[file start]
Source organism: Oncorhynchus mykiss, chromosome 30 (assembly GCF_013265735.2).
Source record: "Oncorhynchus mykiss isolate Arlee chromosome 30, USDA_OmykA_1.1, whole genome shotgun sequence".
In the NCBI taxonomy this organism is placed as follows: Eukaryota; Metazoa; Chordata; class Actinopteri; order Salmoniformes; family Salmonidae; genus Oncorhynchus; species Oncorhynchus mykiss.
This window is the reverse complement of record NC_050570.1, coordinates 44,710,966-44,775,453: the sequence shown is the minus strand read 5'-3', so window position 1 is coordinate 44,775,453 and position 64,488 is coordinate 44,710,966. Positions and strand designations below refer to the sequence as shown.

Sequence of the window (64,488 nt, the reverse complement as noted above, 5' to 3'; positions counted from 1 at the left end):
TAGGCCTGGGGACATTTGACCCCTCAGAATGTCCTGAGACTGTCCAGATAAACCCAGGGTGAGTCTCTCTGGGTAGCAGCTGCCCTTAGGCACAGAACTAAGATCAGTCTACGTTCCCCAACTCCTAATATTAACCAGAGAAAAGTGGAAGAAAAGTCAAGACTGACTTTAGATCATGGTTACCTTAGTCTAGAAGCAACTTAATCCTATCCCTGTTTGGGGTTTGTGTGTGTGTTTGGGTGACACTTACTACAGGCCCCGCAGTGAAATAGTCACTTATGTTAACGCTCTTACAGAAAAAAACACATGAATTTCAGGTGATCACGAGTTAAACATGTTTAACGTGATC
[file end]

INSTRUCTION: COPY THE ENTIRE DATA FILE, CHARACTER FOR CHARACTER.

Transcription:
Source organism: Oncorhynchus mykiss, chromosome 30 (assembly GCF_013265735.2).
Source record: "Oncorhynchus mykiss isolate Arlee chromosome 30, USDA_OmykA_1.1, whole genome shotgun sequence".
In the NCBI taxonomy this organism is placed as follows: Eukaryota; Metazoa; Chordata; class Actinopteri; order Salmoniformes; family Salmonidae; genus Oncorhynchus; species Oncorhynchus mykiss.
This window is the reverse complement of record NC_050570.1, coordinates 44,710,966-44,775,453: the sequence shown is the minus strand read 5'-3', so window position 1 is coordinate 44,775,453 and position 64,488 is coordinate 44,710,966. Positions and strand designations below refer to the sequence as shown.

Sequence of the window (64,488 nt, the reverse complement as noted above, 5' to 3'; positions counted from 1 at the left end):
TAGGCCTGGGGACATTTGACCCCTCAGAATGTCCTGAGACTGTCCAGATAAACCCAGGGTGAGTCTCTCTGGGTAGCAGCTGCCCTTAGGCACAGAACTAAGATCAGTCTACGTTCCCCAACTCCTAATATTAACCAGAGAAAAGTGGAAGAAAAGTCAAGACTGACTTTAGATCATGGTTACCTTAGTCTAGAAGCAACTTAATCCTATCCCTGTTTGGGGTTTGTGTGTGTGTTTGGGTGACACTTACTACAGGCCCCGCAGTGAAATAGTCACTTATGTTAACGCTCTTACAGAAAAAAACACATGAATTTCAGGTGATCACGAGTTAAACATGTTTAACGTGATC